Low-hanging fruit.

Image from clarknikdelpowell.com

We have Mother Nature to thank for the expression “low-hanging fruit.” A fruit-bearing tree often contains some branches low enough for animals and humans to reach without much effort. The fruit contained on these lower branches may be not be as ripe or attractive as the fruit on higher limbs, but it is usually more abundant and easier to harvest. From this we get the popular expression, which generally means selecting the easiest targets with the least amount of effort. The picker understands how low the quality of the fruit can be and picks it anyway. – WiseGeek

Image from boostsuite.com

It surprises me when people settle for low-hanging fruit, let alone what’s already fallen and lying on the ground. Most people have some sort of taste or discernment or purpose, but surprisingly they accede to significantly less than they might acquire with a little more time and effort. Perhaps they don’t believe there’s anything better than what’s already within reach. Or they realize there’s something much better, but don’t believe they deserve it. Or they’re simply disinterested in quality and it’s just an interchangeable commodity to them, whatever it is.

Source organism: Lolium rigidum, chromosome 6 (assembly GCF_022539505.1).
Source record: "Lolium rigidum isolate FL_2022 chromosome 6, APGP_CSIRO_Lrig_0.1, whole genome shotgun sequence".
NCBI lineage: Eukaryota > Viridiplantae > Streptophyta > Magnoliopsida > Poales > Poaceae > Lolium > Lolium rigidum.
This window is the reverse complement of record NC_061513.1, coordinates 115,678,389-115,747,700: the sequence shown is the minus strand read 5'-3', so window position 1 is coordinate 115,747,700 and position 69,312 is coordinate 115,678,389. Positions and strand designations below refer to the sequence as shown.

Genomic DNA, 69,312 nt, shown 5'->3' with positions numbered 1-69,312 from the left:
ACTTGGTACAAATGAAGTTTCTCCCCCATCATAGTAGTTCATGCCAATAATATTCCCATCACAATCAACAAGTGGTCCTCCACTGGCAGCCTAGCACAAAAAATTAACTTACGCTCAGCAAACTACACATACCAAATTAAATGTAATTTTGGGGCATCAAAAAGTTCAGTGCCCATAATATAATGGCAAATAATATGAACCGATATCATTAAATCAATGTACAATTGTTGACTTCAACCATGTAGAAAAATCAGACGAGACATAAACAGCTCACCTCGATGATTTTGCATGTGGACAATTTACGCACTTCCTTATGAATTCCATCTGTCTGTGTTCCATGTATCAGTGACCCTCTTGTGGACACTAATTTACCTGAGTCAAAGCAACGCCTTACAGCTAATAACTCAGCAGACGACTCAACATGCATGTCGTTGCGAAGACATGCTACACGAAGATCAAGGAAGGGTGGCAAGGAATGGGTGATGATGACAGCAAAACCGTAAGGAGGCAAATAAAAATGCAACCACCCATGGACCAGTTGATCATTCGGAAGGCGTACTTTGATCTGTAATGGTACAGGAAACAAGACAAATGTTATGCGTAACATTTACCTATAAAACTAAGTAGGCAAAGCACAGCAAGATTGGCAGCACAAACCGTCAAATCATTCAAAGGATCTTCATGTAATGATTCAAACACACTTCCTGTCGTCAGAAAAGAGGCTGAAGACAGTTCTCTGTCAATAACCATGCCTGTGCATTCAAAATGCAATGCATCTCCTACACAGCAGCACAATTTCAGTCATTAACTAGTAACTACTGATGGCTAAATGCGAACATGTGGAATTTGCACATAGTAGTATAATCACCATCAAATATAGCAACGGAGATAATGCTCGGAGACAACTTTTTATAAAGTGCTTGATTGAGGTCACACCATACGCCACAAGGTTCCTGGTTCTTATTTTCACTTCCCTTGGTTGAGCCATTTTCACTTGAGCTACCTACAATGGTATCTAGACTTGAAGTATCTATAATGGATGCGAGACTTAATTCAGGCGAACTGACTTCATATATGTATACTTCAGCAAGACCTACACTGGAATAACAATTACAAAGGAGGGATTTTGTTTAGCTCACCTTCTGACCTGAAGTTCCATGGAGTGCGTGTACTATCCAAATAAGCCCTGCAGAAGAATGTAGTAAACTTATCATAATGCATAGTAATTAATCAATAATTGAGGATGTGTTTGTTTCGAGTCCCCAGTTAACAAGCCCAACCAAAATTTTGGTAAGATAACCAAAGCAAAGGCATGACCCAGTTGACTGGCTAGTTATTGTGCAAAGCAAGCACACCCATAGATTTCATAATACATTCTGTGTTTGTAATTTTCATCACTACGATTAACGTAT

Not long ago I re-discovered that low-hanging, easy-to-reach rewards are always a disappointment. They’re not good enough for me anymore: I’m going to do without them. The better stuff requires effort and risk, but it’s far superior to what’s within easy grasp.

2 Comments on “Low-hanging fruit.”

  1. AnnMcK says:

    At my work we call it “slow running meat.”

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